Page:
Department of Molecular Genetics and Microbiology
Animals; Brain; Caenorhabditis elegans; Calcium-Calmodulin-Dependent Protein Kinases; Drosophila; Long-Term Potentiation; Mice; Oocytes; RNA, Messenger; Transcription, Genetic; Visual Cortex; Xenopus
Life Sciences | Medicine and Health Sciences
Maternal mRNA translation is regulated in large part by cytoplasmic polyadenylation. This process, which occurs in both vertebrates and invertebrates, is essential for meiosis and body patterning. In spite of the evolutionary conservation of cytoplasmic polyadenylation, many of the cis elements and trans-acting factors appear to have some species specificity. With the recent isolation and cloning of factors involved in both poly(A) elongation and deadenylation, the underlying biochemistry of these reactions is beginning to be elucidated. In addition to early development, cytoplasmic polyadenylation is now known to occur in the adult brain, and there is circumstantial evidence that this process occurs at synapses, where it could mediate the long-lasting phase of long-term potentiation, which is probably the basis of learning and memory. Finally, there may be multiple mechanisms by which polyadenylation promotes translation. Important questions yet to be answered in the field of cytoplasmic polyadenylation are addressed.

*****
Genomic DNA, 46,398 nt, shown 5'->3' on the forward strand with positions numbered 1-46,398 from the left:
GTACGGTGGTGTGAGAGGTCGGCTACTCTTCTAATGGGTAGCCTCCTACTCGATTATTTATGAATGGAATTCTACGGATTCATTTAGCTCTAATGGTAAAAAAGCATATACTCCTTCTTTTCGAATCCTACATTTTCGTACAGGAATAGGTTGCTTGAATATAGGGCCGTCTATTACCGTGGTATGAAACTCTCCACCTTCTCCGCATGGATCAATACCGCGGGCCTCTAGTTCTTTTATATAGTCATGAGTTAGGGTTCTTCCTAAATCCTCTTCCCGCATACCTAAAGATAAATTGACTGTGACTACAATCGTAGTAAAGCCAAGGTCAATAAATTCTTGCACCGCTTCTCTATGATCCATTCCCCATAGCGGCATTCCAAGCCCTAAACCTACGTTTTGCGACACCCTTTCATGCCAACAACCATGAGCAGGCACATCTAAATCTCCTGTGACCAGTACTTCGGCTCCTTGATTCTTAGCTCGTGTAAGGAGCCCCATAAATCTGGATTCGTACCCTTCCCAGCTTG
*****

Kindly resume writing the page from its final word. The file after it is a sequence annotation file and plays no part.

Microbiol Mol Biol Rev. 1999 Jun;63(2):446-56. Link to article on publisher's website
Microbiology and molecular biology reviews : MMBR
Richter JD. (1999). Cytoplasmic polyadenylation in development and beyond. Open Access Publications by UMMS Authors. Retrieved from https://escholarship.umassmed.edu/oapubs/1377